Though she used trickery to win her roost, in truth, the Fel Sage is capable of answering questions well beyond the norm for creatures of her power level. If she chooses to use the akashic communion spell she can gain a +10 insight bonus to one Knowledge check, and combine that with Blackskull’s Lore Room for a +10 circumstance bonus and her archivist version of lore master that allows her to take 20 on one Knowledge skill check per day, getting most of her Knowledge skill totals to +49 to +51. Of course even when this is her plan to answer a question, she insists such knowledge comes from days or even weeks of research, and generally only promises to have an answer after a petitioner has gone and gathered some rare book she desires (or rubbings off new ruins that have been discovered, or a drop of blood from an unidentified body that might spark a border war in a conflict zone so she can cast blood biography, or anything else that might quench her thirst for knowledge).
The Fel Sage only willingly sees people under the guise of a disguise self spell, and normally thus restricts herself to one meeting a day so as not to drain her spell resources (though she has scrolls if she is forced to break that rule). She doesn’t use her disguise self magics to appear human—that’s beyond the power of the spell. Instead she uses it to appear to be a vampire, a different form of undead than her own lich status, and an undead with a very different set of limitations and weaknesses.
While she sees significant tactical benefits to being mistaken for a vampire, her main motivation is actually pride. She is an extremely weak lich, having only barely managed to transform herself and only because she found a document with the easiest, most carefully-explained lich ritual ever. She fears mockery if the world at large ever discovered she was, essentially, the weakest lich ever. But if she poses as a vampire, her immunity to daylight and ability to claim she holds off bloodlust through ancient elixirs and pure willpower make her seem extraordinary and special.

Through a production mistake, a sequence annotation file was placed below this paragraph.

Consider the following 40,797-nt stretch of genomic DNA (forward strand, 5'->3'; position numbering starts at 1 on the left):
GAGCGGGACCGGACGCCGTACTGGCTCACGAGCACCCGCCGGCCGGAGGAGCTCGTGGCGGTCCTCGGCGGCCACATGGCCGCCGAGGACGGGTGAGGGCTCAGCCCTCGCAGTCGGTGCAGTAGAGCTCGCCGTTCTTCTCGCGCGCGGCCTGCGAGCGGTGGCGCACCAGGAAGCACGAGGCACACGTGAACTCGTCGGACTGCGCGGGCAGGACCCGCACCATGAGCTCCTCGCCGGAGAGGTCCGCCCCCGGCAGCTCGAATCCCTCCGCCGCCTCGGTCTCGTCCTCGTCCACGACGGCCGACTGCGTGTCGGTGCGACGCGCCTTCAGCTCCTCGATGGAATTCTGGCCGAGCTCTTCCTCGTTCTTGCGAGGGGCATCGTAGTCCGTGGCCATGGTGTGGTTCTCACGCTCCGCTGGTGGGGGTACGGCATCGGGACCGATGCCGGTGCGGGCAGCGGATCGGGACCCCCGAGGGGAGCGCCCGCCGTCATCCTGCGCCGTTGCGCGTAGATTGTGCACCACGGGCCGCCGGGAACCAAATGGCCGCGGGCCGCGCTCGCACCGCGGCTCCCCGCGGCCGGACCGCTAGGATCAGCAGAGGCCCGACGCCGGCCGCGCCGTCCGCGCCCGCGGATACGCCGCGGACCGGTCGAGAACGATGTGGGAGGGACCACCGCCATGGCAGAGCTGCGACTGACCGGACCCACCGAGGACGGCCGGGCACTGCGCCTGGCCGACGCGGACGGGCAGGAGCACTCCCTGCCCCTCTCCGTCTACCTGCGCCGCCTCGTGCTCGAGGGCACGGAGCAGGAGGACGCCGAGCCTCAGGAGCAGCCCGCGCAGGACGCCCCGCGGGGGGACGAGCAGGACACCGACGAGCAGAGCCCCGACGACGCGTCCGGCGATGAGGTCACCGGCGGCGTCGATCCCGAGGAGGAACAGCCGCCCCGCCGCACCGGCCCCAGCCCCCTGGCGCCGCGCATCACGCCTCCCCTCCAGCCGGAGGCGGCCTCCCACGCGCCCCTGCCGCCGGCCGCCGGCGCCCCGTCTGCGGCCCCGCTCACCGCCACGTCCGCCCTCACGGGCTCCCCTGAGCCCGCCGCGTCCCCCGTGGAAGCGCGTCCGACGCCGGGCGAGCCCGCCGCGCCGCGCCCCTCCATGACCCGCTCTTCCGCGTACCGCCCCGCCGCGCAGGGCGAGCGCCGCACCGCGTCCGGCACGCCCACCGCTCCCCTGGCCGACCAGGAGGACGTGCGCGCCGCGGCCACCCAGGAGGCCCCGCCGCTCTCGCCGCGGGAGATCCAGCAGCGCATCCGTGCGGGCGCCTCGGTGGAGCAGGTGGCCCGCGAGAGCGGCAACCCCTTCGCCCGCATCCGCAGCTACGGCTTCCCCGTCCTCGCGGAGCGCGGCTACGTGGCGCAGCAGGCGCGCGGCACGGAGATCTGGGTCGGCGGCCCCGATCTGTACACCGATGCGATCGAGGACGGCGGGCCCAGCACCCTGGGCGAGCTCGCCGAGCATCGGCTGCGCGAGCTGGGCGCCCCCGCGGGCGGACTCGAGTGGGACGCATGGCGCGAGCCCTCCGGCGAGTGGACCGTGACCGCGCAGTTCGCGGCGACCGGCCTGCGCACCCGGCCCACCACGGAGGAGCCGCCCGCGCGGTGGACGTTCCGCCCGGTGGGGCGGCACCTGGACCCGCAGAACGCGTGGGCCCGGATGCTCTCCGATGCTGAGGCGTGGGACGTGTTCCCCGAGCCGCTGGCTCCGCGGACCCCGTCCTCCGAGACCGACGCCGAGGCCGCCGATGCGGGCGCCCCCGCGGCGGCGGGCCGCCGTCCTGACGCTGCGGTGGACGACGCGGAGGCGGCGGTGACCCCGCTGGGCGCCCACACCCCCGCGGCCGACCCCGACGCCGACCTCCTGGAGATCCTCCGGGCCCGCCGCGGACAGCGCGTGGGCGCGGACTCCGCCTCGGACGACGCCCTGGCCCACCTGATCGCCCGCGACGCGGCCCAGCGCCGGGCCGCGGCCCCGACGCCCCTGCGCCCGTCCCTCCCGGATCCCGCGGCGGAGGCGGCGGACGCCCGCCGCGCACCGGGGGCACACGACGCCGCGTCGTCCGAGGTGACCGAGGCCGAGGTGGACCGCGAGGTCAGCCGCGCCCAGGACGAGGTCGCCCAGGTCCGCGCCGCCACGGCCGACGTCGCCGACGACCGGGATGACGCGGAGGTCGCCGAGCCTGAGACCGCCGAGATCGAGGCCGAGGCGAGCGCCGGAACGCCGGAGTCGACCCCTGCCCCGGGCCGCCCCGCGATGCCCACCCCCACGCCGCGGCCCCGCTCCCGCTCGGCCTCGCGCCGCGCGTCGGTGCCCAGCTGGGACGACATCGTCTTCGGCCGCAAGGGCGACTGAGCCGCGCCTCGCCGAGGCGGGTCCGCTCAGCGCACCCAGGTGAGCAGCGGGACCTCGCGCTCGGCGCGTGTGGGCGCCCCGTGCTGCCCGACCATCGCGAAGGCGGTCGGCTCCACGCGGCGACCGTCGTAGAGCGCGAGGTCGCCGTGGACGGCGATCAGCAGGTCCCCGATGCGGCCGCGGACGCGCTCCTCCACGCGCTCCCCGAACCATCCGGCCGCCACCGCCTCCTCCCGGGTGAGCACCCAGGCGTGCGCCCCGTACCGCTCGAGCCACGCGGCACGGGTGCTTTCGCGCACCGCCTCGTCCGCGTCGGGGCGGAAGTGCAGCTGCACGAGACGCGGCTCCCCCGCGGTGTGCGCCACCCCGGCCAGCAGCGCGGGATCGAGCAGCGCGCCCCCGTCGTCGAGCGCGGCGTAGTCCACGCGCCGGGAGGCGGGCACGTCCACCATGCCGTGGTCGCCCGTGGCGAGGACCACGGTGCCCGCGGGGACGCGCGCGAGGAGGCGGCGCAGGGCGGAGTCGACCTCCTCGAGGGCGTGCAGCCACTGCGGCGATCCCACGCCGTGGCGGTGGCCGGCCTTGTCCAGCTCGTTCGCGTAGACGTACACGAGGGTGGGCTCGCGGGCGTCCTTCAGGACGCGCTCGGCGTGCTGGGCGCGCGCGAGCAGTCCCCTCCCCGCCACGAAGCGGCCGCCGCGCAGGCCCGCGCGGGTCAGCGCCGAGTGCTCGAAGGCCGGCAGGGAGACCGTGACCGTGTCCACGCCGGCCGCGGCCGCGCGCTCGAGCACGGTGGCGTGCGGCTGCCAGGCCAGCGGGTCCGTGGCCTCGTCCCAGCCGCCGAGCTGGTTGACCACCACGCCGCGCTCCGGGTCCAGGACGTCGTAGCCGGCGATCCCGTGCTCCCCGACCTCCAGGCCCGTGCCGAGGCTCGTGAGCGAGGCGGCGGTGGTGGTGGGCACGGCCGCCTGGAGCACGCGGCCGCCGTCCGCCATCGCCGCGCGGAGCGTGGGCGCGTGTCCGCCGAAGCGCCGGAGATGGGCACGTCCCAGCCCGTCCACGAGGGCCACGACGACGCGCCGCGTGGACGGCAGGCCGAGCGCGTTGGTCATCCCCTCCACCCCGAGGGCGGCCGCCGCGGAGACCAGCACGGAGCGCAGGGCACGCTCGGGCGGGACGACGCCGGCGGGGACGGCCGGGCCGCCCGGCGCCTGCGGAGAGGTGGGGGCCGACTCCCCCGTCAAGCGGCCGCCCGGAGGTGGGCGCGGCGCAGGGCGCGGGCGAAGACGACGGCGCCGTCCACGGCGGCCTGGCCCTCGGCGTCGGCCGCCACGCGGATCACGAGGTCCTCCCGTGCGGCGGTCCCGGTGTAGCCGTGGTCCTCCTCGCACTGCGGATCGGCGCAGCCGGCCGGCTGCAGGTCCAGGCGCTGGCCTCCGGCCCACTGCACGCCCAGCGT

She also uses her disguise self to make her whip look like a dagger, and to make an impressive magic ring appear on her hand, which she pretends is the source of her paralyzing touch lich power.
If a group comes to her with some question that must be answered she insist on being paid in rare knowledge and books, and often has some specific quest she insists on sending adventurers on. If possible, she picks tasks that are more dangerous than they sound, hoping anyone bothering her will be killed off rather than return for an answer—but if they do return, she sees the benefit in having adventurers who will put themselves as risk for her benefit, and treats them fairly. If any seem taken with her comely vampire guise, she does her best to establish a sense of intimacy, often creating a first name she offers to allow them to call her (which she makes up n the spot, the Fel Sage has long since forgotten her “life name,” which she considers irrelevant to her new existence).
Of course she is a lich, and she is evil. Someday, even with the tenuous protection of local law, someone will decide she has to go.
Her hope is that when that day comes, more adventurers will want to keep her around than get rid of her.
The Fel Sage